Gladwell's book, with its offer of a precise number that is backed by research, has made me think again; because the fact is that there is strength in numbers. Sometimes it takes a bit of a larger group to have the ability to help the few with greater needs.
Now, I am aware that most megalomonstrous churches are aware of the disconnective defect brought about by their massive size, and attempt to counter that by creating something they call "Small Groups." But it is my impression that these attempts are not so much an admission of the failure of their format, as they are an attempt to create a better marketing campaign for whatever the church-brand is that they happen to be selling. These SGs exist under the direct control of the master-hub, which sets the tone, tenor, and direction of them in order to ensure that no one ever forgets that they are not actually "churches," but just sort of supplemental tendrils growing directly from the central tumor.
Church shouldn't be about maintaining power structures, though. It should be about community. So my modified church-fix is to give away the nasty buildings, start with house churches, and let them grow, organically, to gatherings of no more than 150 people.
I am aware that the scenario I am describing here is not really likely to happen, for a lot of reasons. Like, say, the fact that most NAPE churches are centered around two things: a charismatic leader and crappy, rip-off pop music - both of which can be hard to reproduce, instantly, in a second church. There is also the fact that power corrupts people and turns them into power-lusting-dirtbags. Make no mistake: there are no magic fixes for a culture addicted to being stupid.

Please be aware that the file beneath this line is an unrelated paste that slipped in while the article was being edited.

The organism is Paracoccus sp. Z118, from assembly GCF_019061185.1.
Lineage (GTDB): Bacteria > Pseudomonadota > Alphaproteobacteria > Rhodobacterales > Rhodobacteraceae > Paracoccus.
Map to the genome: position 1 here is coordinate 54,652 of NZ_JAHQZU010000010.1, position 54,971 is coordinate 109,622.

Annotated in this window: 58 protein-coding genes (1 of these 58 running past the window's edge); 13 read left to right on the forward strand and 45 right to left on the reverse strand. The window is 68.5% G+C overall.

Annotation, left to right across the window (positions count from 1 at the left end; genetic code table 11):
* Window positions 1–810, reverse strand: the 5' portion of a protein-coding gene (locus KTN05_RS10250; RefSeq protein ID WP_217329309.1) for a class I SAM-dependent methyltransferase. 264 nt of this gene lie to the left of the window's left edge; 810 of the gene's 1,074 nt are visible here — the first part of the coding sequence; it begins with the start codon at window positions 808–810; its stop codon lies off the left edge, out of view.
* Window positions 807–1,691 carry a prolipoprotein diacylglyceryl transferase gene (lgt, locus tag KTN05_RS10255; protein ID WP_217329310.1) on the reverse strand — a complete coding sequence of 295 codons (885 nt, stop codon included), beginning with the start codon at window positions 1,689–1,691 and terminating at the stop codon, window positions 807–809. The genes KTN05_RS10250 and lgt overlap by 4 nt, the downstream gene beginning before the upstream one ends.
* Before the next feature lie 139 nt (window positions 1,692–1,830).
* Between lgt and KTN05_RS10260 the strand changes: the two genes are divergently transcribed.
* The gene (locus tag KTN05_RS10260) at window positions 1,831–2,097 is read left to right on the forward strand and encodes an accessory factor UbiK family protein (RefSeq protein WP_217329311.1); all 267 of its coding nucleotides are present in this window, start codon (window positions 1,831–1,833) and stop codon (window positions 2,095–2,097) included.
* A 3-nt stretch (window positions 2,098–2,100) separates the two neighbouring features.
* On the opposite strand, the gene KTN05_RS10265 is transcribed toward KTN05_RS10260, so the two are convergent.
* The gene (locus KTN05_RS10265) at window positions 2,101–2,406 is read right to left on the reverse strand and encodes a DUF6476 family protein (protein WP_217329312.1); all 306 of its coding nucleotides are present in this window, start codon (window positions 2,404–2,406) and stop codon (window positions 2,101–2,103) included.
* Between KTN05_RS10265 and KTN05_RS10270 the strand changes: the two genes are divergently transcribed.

Smallness doesn't immediately fix the problems of bigness, but bigness has the unfortunate distinction of exponential destructive potential. I'm not proposing to fix a broken mindset all at once. I'm just trying to envision a scenario that would rob a broken system of much of its power to do damage, believing (perhaps overly-optimistically) that in time, people would rise to the occasion and stop being quite so endlessly awful to each other.
I chose to apply this concept to the NAPE church because it is something I am familiar with, and have spent my life studying. But it could just as easily be a way to fix other social constructions where bigness inevitably precipitates a failure to connect.
I know it's what I want, as I sit week after week in the isolation of my little shed in the woods. I'm an introvert, sure, but even introverts need the connection of community. So for the time being, I'm gonna keep dreamin' small.
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*NOTE: While I had planned to write a Fiction Friday story whilst on vacation out here in Californica, I am apparently more a creature of routine than I had thought - which is to say that I can't seem to find the headspace for it in all the runnings hither and yon of the Holiday Season. For me, stories take silence and calm to gestate. So, my apologies, and I'll be sure to get back to it for next week.